• Approaches
    • Out-of-plane technique (transverse probe position) – view of vein and all surrounding structures but difficult to see needle (tip will appear as bright dot when in view and can’t be visualised all the way but you can see soft tissue movement by pressing the needle (‘tenting the tissue’)
    • In-plane technique (longitudinal probe position) – more technically challenging due to narrow beam width, but can see whole needle on the screen
  • Identifying vessels
    • Appear as black dots in out-of-plane view
    • In-plane view can be used to assess vessel orientation and length
    • Colour Doppler may be used to help identify vessels and sound doppler can help confirm if vessel is artery or vein
    • Artery vs vein         
      • Arteries: pulsate, non-compressible
      • Veins: non-pulsatile, compressible
  • Technique
    • Out-of-plane view:
      • Ensure the vein is directly in the middle of the screen so you know where to aim for with the needle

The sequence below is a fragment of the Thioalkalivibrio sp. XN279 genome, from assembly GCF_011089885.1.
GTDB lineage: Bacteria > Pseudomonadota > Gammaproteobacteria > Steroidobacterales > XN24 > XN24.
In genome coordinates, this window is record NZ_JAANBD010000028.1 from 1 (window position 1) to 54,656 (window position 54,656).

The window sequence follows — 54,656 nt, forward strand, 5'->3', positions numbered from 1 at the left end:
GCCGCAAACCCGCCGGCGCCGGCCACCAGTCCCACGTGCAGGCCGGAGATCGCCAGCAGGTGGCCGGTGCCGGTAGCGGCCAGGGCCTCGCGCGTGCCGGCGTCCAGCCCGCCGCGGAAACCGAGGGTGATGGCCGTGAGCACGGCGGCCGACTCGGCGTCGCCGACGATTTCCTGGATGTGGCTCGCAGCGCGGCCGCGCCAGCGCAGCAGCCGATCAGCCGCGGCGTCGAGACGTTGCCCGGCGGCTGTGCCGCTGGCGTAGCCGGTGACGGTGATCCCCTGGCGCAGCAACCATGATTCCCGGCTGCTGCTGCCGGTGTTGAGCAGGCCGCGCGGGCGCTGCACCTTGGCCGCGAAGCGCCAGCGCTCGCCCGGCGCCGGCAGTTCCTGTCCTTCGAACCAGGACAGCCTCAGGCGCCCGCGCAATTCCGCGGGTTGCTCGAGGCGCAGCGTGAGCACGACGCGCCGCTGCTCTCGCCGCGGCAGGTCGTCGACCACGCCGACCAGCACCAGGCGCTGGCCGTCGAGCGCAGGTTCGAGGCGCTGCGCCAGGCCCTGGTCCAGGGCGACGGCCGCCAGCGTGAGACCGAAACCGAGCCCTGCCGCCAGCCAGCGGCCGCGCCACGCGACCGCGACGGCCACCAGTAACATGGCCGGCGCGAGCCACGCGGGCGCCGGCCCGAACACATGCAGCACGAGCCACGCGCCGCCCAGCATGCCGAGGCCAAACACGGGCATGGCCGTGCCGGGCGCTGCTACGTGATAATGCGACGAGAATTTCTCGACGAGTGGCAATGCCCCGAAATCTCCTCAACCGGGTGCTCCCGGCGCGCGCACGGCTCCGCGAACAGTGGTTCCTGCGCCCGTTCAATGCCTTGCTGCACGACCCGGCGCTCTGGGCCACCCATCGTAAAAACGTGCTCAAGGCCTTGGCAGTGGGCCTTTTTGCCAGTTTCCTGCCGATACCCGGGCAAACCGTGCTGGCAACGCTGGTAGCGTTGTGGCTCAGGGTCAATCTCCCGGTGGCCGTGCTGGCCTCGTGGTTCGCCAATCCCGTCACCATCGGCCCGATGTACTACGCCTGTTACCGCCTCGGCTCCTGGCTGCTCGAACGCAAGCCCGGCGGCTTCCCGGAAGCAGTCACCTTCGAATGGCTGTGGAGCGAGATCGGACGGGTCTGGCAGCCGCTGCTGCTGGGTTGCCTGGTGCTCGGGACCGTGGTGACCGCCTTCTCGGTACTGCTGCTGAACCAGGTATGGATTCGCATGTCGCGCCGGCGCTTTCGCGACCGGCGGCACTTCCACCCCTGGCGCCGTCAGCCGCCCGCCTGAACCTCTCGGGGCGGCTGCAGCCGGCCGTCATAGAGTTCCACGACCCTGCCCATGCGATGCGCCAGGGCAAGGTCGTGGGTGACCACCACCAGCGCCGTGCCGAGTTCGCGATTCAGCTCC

• Needle should be inserted at 45˚ and the insertion point is the same distance distal to the centre of the probe as the depth of the vein
      • You can move or tilt the probe to follow the needle tip
      • Flatten the needle once you are in the vein and advance the cannula/wire
    • In-plane view:
      • Insertion point is as close to the probe as possible
      • A more superficial angle can be used
      • Keep the needle exactly in line with the middle of the longitudinal probe and you can follow it down on the screen

Pleural drainage

Linear or curvilinear probe (~10-15cm depth)

  • Position patient sat on side of bed with arm crossed leaning on table
  • Scan inbetween the ribs (as USS can’t see through bone)
  • Use a longitudinal probe orientation and identify the liver/spleen, heart (if left side), diaphragm, collapsed floating lung and pleural fluid
  • Look for the ‘Quad sign’ – a quad image between the ribs shadow superiorly and inferiorly, the pleural line superficially and the lung line deeply
  • Mark insertion point
    • Ensure it is well away from heart
    • A large pocket of fluid
    • Beware of loculations in pleural fluid